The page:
Tips for Blended Families

TIPS FOR BLENDING FAMILIES (from www.thehills.org, with minor adaptations)

  1. Blend at the speed of . . . a Crockpot!

Unlike the traditional marriage where honeymoon or glow of being a newlywed lasts for a year or more, blended families have to jump right in with parenting and can find the road bumpiest during the first few years. Ron Deal, author of “The Smart Stepfamily: Seven Steps to a Healthy Family” recommends the “Slow Cooker” approach where you adjust your expectations (and stress levels) to allow a longer period of time to reach your blended family bliss. Since each person and family brings with it their own traditions (and baggage) into the new combined environment it can be difficult for family members to embrace all the changes required in moving two families together. It can take 5 years or more of blending just to understand you place and new roles in the combined family. Warm fuzzy feelings and the “feel” of a cohesive family unit can take even longer.

You are not putting off the establishment of your new family. Rather, you are just extending the timeline for everyone becoming comfortable with their new combined family unit. You still need to go ahead and establish the rules and function of your new household, just don’t expect warm smiles from everyone during the early stages of the process.

    2.      Focus on your relationship with God, then your spouse, then your children.

Often times with blended families the needs of the children and step children clamor for the attention of the parents to such an extent that it negatively impacts the relationship of the husband and wife. Add into this that individuals who have been single parents often find themselves facing difficulties related to prioritizing their relationships within the household. We all want the best for our kids, but it ultimately is not beneficial to give them all the time and energy you have and leave nothing for your spouse.

Part of the problem here is that the Parent/Child relationship pre-dates the relationship of the couple and as such has more established precedents, habits, and traditions that are not so easy to discard. Add to that the natural resistance that uprooted kids tend to have and the hectic schedules that can be involved with “maintaining” all of the kids outside activities and you can easily forget about the priorities of the couple in an effort to keep the household “on track”. However, it is important that the couple’s needs remains the highest priority. Be intentional and consistently set aside some time for yourselves to visit and to play!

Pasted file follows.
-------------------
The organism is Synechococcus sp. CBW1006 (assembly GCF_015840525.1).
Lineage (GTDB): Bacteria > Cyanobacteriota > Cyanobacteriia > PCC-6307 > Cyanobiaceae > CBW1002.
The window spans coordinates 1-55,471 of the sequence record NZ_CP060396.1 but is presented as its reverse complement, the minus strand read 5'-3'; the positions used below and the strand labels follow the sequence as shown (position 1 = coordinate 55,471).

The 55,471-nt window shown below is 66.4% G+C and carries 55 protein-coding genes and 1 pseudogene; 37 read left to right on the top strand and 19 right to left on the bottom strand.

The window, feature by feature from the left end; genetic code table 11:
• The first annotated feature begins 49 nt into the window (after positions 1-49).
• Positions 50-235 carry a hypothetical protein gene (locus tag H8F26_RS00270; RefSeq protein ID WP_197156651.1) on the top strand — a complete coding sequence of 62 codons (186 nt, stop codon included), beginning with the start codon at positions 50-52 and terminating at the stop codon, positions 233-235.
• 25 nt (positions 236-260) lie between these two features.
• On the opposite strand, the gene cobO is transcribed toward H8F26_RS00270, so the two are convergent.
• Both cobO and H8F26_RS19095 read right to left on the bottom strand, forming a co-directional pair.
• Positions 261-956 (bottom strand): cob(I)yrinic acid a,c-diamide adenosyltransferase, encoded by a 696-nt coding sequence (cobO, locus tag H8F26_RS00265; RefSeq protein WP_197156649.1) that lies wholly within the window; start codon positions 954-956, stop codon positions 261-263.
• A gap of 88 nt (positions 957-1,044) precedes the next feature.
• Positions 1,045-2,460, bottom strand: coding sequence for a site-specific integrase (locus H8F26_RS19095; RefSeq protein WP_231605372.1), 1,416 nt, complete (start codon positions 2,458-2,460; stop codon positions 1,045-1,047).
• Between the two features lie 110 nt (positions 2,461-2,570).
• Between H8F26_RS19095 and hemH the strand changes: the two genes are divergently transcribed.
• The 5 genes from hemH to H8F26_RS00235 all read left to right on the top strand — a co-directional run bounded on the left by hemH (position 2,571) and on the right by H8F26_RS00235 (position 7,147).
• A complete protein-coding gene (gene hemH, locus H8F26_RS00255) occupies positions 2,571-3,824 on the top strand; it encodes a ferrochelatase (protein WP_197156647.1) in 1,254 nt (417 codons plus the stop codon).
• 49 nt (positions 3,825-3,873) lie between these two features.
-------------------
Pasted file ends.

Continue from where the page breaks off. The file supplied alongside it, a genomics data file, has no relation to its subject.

1. Work hard to get to know your kids and step-kids

Since we all tend to carry a little baggage with us to second or subsequent marriages it will serve you well to put extra effort into understanding better how your knew family works. Try to discern personality types, Love Languages, emotional triggers, etc. while getting to their perspective of the world. Use that information to develop a warmer connection and more actively engage your spouse and step-kids (and your own kids too!)

Several positive side benefits come out of this intentional learning. Up front everyone sees you taking an interest in their world and that helps to break down walls. Inevitably the kids and your spouse get to know you and understand you better as well. Knowing and understanding the members of your new family helps you to communicate more effectively with them and customize your activities and new traditions for more positive results. 

  1. Develop Unity and Transparency in Your Rule Setting

You and your spouse need to be on the same page and work together with an agreed upon agenda, and that agenda should focus on God’s design for families. You both out rank the rest of the family and it is important that all children know this.  The authority parents have is given by God, and if you want a godly home, then parents and children must seek to follow God’s plan.   Children need to get consistent answers and treatment so manipulation doesn’t work nor does running to their biological parent.  Even more than consistency, children need to see God’s hand in your rules and in your application of them.

Italicized parts of Point 4 were re-written by Jim Dempsey.  The original focused on establishing an “executive board” mentality when establishing authority.  I believe the above to be a more Biblical approach.

  1. Work to develop new family traditions

As you try to blend two families together it helps to build cohesiveness by developing some new family traditions that involve everyone. Get the kids involved in helping decide some of the new traditions (where appropriate) and be sure to articulate that they are all part of a new family now that will have its own set of traditions. Different doesn’t mean bad. Often times a mix of the two different families’ traditions can be blended to form a totally new tradition. It helps to ask a lot of questions about why your kids like certain traditions and keep that in mind when coming up with new ones. The traditions can be procedural like eating dinner as a family at the kitchen table or special event related like deciding how and when to open Christmas presents. They can be as simple stopping for donuts once a week for breakfast or as involved as a complicated present opening schedule at Christmas! As these traditions you will be amazed at how the kids count on them and look forward to them!